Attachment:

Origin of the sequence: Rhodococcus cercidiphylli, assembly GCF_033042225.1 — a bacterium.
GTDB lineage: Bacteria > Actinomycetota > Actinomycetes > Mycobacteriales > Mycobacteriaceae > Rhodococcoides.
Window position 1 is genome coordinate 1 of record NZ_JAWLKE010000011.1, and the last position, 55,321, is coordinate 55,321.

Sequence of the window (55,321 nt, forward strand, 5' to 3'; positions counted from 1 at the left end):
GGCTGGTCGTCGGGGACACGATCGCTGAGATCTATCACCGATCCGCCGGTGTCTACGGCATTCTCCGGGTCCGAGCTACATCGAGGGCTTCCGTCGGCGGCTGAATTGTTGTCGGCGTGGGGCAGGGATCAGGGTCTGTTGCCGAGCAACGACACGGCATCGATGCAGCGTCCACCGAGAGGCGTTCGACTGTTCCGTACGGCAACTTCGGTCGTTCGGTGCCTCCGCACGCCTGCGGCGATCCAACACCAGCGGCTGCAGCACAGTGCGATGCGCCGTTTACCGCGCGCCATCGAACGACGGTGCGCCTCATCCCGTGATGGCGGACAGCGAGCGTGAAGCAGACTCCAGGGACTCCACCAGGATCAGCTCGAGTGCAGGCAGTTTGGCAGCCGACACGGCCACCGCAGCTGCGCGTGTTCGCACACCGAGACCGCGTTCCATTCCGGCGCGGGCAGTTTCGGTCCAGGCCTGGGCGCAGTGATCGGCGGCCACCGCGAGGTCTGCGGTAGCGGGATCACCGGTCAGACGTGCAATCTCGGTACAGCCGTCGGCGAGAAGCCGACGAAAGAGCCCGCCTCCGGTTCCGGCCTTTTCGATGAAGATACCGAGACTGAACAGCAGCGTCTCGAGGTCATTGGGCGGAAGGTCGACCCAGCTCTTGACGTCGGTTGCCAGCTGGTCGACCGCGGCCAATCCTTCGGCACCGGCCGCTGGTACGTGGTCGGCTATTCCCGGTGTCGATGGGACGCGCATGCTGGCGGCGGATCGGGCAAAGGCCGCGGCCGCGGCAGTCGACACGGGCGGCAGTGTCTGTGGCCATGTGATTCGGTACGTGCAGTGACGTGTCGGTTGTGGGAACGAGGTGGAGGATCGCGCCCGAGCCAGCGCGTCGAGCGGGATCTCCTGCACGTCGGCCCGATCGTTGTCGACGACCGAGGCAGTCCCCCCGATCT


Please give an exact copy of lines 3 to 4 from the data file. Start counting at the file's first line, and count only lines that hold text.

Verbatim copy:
Window position 1 is genome coordinate 1 of record NZ_JAWLKE010000011.1, and the last position, 55,321, is coordinate 55,321.

Sequence of the window (55,321 nt, forward strand, 5' to 3'; positions counted from 1 at the left end):